Even though Fayetteville, along with the rest of Northern Arkansas, is known as one of Walmart’s hometowns, most companies here are small-medium-sized, privately owned businesses, which, for reasons stated above, are primary candidates for cloud-based solutions.
Most of Fayetteville’s residents are also employed in Healthcare, Management, Administrative, Sales and Hospitality industries: industries that are heavily reliant on large databases. Cloud solutions enable for new companies in these industries to overcome financial entry barriers, created by large infrastructure up-front costs.
Cloud-Based Solutions Are Not the Silver Bullet
It would be a mistake to consider cloud-based solutions a universal solution for all companies. While size and scalability is one of the key factors to solving the equation, trust is extremely important, too.
Businesses in smaller communities—like Fayetteville—are highly based on reputation, familiarity and trust. Customers get used to visiting the same barber shops, healthcare clinics and restaurants. Trust is an intangible that big corporate brands seldom manage to replicate in local markets.
Cloud computing services, while great on paper, are not always the most reliable choice. From big corporate scandals (Amazon Web Services, one of the world’s largest cloud computing provider, was responsible for several big outages, one of which resulted in voter data loss) to small-scale cloud computing errors (like Google restricting your Drive account access for no apparent reason), the technology likes to remind from time to time that with cloud computing, you’re just a passenger.
If you’re running a small, data-sensitive local business, perhaps a motel, or an optic care facility, even a temporary access loss can result in lasting distrust among your loyal residents and patients. In the age where customer experience is everything, a data loss is not something you can take chances with.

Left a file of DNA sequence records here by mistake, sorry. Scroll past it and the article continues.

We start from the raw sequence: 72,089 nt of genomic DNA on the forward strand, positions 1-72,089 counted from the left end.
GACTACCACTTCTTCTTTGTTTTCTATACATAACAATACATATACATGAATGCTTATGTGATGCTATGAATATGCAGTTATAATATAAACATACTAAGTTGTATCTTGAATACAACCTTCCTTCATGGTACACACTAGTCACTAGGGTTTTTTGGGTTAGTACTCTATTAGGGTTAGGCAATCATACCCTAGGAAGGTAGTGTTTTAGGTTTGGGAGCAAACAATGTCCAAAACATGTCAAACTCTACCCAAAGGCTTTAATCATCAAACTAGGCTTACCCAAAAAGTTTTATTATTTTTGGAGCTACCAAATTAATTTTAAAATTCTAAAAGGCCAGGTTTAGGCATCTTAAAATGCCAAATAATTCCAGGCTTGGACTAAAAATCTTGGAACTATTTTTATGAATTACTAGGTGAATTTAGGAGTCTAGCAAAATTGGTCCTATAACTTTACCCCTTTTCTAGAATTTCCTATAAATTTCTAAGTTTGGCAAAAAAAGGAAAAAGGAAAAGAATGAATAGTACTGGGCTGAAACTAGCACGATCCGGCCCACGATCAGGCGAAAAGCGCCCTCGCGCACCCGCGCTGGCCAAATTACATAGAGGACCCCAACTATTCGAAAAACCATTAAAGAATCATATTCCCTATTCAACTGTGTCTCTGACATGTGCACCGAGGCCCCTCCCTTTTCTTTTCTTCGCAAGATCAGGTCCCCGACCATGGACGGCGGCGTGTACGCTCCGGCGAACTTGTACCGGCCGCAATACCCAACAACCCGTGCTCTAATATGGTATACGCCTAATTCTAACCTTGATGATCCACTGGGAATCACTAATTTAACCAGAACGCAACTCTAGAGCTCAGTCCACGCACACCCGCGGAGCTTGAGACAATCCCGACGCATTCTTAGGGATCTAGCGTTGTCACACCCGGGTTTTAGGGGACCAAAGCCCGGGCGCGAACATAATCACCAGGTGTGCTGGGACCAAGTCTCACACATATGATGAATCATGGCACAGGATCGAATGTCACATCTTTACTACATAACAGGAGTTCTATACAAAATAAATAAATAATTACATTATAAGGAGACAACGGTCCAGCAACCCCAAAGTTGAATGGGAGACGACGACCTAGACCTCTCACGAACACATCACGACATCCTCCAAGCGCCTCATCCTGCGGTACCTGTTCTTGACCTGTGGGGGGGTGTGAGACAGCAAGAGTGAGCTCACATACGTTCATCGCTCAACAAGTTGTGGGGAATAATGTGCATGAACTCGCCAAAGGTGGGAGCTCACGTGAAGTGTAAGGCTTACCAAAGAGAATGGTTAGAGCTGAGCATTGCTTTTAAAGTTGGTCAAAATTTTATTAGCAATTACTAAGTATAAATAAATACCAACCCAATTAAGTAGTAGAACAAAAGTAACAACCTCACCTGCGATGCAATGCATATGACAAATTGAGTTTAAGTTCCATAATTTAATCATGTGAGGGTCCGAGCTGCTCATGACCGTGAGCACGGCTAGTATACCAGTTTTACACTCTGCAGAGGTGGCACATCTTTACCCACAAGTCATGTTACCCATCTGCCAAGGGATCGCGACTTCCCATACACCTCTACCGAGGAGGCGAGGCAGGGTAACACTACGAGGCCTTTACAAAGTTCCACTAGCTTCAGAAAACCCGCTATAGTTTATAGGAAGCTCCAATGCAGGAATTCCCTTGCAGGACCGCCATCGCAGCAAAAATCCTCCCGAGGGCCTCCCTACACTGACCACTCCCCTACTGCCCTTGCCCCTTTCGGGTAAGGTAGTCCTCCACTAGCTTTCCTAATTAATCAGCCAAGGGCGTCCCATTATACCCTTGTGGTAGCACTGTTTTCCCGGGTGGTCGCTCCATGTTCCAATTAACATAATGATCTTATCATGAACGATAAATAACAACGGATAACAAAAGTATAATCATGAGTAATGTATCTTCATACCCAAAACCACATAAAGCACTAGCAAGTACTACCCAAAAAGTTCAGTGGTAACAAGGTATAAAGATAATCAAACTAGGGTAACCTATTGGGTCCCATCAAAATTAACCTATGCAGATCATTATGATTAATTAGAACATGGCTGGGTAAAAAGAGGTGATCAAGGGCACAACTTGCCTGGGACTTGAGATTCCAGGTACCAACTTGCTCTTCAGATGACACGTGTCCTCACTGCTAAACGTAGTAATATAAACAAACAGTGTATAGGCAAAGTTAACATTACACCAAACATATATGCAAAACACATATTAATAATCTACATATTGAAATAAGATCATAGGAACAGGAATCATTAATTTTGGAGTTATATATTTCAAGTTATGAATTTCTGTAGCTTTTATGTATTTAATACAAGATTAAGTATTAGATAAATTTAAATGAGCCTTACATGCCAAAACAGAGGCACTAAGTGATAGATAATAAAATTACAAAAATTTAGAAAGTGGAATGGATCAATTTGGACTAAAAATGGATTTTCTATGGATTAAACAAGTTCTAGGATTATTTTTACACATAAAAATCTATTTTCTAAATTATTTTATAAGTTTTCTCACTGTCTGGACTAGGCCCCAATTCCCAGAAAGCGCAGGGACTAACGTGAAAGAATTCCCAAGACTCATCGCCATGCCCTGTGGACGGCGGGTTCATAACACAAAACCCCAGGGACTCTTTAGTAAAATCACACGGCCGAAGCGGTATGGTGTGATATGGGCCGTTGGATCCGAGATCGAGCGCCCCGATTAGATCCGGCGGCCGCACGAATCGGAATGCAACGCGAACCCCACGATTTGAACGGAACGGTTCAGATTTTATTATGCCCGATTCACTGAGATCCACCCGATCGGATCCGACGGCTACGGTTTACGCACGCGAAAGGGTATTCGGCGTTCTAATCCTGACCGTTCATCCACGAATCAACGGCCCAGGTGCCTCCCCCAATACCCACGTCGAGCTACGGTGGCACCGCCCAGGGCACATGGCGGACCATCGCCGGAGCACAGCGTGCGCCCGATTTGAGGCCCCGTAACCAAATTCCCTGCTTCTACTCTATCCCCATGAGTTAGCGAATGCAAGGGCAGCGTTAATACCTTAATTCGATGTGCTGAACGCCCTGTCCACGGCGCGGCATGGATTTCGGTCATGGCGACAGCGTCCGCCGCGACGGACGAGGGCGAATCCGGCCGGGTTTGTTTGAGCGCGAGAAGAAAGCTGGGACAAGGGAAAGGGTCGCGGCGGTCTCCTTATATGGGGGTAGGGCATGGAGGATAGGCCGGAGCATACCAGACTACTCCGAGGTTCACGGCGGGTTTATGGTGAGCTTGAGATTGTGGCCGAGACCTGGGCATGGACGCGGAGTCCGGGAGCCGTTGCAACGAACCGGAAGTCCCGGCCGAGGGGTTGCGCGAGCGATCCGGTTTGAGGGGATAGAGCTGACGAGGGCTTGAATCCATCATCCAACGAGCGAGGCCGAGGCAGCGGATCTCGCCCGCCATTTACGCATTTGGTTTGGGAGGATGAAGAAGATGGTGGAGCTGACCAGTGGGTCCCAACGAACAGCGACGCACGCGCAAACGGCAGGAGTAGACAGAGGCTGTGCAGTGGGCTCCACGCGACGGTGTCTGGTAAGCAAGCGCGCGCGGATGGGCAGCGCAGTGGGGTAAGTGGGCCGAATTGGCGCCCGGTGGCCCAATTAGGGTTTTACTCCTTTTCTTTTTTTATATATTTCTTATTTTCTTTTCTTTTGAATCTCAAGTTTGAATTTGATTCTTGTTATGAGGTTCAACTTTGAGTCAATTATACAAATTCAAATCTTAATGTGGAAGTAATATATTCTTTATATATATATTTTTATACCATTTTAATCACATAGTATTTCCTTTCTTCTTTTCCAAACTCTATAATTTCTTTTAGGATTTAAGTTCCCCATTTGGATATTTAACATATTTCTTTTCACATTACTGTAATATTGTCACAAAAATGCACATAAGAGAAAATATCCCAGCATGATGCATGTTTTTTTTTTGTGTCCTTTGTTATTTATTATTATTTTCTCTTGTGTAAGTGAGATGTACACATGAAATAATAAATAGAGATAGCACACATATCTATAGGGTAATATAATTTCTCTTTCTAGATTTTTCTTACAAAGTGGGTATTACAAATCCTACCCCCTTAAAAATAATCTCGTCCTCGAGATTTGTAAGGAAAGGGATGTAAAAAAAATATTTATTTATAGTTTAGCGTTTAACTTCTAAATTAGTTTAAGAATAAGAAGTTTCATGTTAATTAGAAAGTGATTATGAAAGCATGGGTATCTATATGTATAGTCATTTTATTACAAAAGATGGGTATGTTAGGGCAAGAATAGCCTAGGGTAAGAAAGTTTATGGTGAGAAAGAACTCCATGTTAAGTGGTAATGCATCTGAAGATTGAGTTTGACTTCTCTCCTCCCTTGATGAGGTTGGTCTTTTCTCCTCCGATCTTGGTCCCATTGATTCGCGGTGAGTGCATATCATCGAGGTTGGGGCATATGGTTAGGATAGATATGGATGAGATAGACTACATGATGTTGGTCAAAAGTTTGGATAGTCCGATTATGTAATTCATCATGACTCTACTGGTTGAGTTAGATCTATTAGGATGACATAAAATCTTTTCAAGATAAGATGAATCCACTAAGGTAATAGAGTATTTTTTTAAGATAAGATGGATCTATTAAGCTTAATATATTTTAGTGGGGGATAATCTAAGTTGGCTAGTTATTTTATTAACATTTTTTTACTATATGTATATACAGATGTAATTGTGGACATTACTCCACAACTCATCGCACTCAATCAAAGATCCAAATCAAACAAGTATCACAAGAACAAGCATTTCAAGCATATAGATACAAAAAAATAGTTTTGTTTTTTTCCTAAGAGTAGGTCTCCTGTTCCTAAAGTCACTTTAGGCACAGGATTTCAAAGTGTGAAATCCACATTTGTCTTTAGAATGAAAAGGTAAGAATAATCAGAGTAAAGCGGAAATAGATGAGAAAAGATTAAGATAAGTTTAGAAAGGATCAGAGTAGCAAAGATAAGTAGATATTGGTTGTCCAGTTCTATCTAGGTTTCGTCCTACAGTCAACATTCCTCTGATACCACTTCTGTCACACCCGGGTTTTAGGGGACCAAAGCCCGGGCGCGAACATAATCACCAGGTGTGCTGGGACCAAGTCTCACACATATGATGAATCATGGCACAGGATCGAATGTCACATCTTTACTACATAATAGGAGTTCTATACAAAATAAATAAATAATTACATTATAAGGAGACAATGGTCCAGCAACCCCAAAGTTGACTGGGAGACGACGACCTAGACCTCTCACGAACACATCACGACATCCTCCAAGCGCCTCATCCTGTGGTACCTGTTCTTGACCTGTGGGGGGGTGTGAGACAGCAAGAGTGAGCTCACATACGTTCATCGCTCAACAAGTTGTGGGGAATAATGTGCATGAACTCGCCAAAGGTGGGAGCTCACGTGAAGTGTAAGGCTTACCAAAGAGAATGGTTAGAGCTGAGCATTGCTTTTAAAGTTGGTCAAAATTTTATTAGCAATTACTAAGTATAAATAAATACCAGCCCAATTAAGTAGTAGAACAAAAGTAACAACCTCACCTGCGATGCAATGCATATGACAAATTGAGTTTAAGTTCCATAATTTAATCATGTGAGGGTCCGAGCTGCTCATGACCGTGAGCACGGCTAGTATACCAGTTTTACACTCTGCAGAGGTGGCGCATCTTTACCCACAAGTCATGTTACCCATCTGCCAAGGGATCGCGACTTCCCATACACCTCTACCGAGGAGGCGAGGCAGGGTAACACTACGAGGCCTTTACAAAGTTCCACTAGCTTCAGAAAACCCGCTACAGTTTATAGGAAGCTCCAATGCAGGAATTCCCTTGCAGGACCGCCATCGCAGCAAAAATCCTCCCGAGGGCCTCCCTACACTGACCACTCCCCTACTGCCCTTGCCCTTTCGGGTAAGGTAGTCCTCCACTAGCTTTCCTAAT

Since cloud networks are used by multiple users, you might run into what’s called a ‘loud neighbor’ effect, where other users of the service use up so much of the bandwidth you’re left with a slow connection, unable to access your data quickly. This can lead to uncomfortable situations with your customers, leading to dissatisfaction.
So, what do you do when the balance sheets spell cloud computing, but reason says it’s too risky? For smaller businesses in Fayetteville who rely on their public name recognition and trust, one of the most popular solutions is getting the best of both worlds: a hybrid option where part of the company’s information is stored in a secure in-house network, and the rest is uploaded to the cloud.
Building small internal infrastructures can be inexpensive and simple, and yet can act as a reliable safety net, storing your company’s most vital data to keep it operational at all times. All of the less important information can be, subsequently, uploaded to a cloud based solution.
If you still feel like you need an expert’s opinion on how to go about your company’s data security and maintenance, please, reach out to us. You can do so by calling us at 844-44-JMARK, sending an email to jmarkit@JMARK.com, or just getting in touch through the Contact Us page of this website. Don’t be shy—we want to hear your challenges and help you out.